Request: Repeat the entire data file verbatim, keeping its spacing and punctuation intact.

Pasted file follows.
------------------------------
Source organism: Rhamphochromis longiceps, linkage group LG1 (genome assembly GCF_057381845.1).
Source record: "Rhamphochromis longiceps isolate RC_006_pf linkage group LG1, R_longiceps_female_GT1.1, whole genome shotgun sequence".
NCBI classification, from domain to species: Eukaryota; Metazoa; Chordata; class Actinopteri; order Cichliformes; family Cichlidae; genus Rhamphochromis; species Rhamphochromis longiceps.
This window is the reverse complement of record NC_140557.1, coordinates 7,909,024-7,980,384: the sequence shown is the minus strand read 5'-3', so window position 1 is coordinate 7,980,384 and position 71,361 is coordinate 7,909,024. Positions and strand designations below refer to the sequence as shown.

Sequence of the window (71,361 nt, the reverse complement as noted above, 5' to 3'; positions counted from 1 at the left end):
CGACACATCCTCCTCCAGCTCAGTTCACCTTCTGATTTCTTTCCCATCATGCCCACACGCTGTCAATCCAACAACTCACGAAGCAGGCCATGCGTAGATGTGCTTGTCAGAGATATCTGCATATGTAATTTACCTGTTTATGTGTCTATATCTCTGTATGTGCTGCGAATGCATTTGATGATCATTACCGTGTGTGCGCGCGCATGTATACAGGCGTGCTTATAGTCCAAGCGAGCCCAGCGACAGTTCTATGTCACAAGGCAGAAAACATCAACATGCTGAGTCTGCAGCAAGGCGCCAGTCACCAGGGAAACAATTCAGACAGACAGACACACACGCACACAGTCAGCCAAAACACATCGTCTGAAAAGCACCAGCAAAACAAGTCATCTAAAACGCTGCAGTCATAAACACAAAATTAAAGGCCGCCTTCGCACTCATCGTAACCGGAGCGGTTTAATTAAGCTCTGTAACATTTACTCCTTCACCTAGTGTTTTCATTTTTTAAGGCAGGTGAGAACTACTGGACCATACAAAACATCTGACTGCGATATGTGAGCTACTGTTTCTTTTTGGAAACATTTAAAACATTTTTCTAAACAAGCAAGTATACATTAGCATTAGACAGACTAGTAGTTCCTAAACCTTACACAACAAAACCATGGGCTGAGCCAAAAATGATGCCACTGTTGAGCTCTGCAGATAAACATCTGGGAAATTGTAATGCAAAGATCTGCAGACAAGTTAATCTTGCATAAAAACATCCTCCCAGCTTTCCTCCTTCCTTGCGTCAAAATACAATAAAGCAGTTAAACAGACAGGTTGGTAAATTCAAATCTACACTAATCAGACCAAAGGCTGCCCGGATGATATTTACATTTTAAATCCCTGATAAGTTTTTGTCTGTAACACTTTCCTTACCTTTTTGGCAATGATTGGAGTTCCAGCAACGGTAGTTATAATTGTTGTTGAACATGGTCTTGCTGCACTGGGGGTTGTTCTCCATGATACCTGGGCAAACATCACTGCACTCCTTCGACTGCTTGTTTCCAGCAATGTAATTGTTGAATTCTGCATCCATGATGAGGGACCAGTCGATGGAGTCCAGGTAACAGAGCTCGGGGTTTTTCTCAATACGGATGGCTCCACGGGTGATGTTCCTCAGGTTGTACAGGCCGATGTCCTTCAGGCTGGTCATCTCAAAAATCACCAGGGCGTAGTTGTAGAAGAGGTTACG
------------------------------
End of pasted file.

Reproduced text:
Source organism: Rhamphochromis longiceps, linkage group LG1 (genome assembly GCF_057381845.1).
Source record: "Rhamphochromis longiceps isolate RC_006_pf linkage group LG1, R_longiceps_female_GT1.1, whole genome shotgun sequence".
NCBI classification, from domain to species: Eukaryota; Metazoa; Chordata; class Actinopteri; order Cichliformes; family Cichlidae; genus Rhamphochromis; species Rhamphochromis longiceps.
This window is the reverse complement of record NC_140557.1, coordinates 7,909,024-7,980,384: the sequence shown is the minus strand read 5'-3', so window position 1 is coordinate 7,980,384 and position 71,361 is coordinate 7,909,024. Positions and strand designations below refer to the sequence as shown.

Sequence of the window (71,361 nt, the reverse complement as noted above, 5' to 3'; positions counted from 1 at the left end):
CGACACATCCTCCTCCAGCTCAGTTCACCTTCTGATTTCTTTCCCATCATGCCCACACGCTGTCAATCCAACAACTCACGAAGCAGGCCATGCGTAGATGTGCTTGTCAGAGATATCTGCATATGTAATTTACCTGTTTATGTGTCTATATCTCTGTATGTGCTGCGAATGCATTTGATGATCATTACCGTGTGTGCGCGCGCATGTATACAGGCGTGCTTATAGTCCAAGCGAGCCCAGCGACAGTTCTATGTCACAAGGCAGAAAACATCAACATGCTGAGTCTGCAGCAAGGCGCCAGTCACCAGGGAAACAATTCAGACAGACAGACACACACGCACACAGTCAGCCAAAACACATCGTCTGAAAAGCACCAGCAAAACAAGTCATCTAAAACGCTGCAGTCATAAACACAAAATTAAAGGCCGCCTTCGCACTCATCGTAACCGGAGCGGTTTAATTAAGCTCTGTAACATTTACTCCTTCACCTAGTGTTTTCATTTTTTAAGGCAGGTGAGAACTACTGGACCATACAAAACATCTGACTGCGATATGTGAGCTACTGTTTCTTTTTGGAAACATTTAAAACATTTTTCTAAACAAGCAAGTATACATTAGCATTAGACAGACTAGTAGTTCCTAAACCTTACACAACAAAACCATGGGCTGAGCCAAAAATGATGCCACTGTTGAGCTCTGCAGATAAACATCTGGGAAATTGTAATGCAAAGATCTGCAGACAAGTTAATCTTGCATAAAAACATCCTCCCAGCTTTCCTCCTTCCTTGCGTCAAAATACAATAAAGCAGTTAAACAGACAGGTTGGTAAATTCAAATCTACACTAATCAGACCAAAGGCTGCCCGGATGATATTTACATTTTAAATCCCTGATAAGTTTTTGTCTGTAACACTTTCCTTACCTTTTTGGCAATGATTGGAGTTCCAGCAACGGTAGTTATAATTGTTGTTGAACATGGTCTTGCTGCACTGGGGGTTGTTCTCCATGATACCTGGGCAAACATCACTGCACTCCTTCGACTGCTTGTTTCCAGCAATGTAATTGTTGAATTCTGCATCCATGATGAGGGACCAGTCGATGGAGTCCAGGTAACAGAGCTCGGGGTTTTTCTCAATACGGATGGCTCCACGGGTGATGTTCCTCAGGTTGTACAGGCCGATGTCCTTCAGGCTGGTCATCTCAAAAATCACCAGGGCGTAGTTGTAGAAGAGGTTACG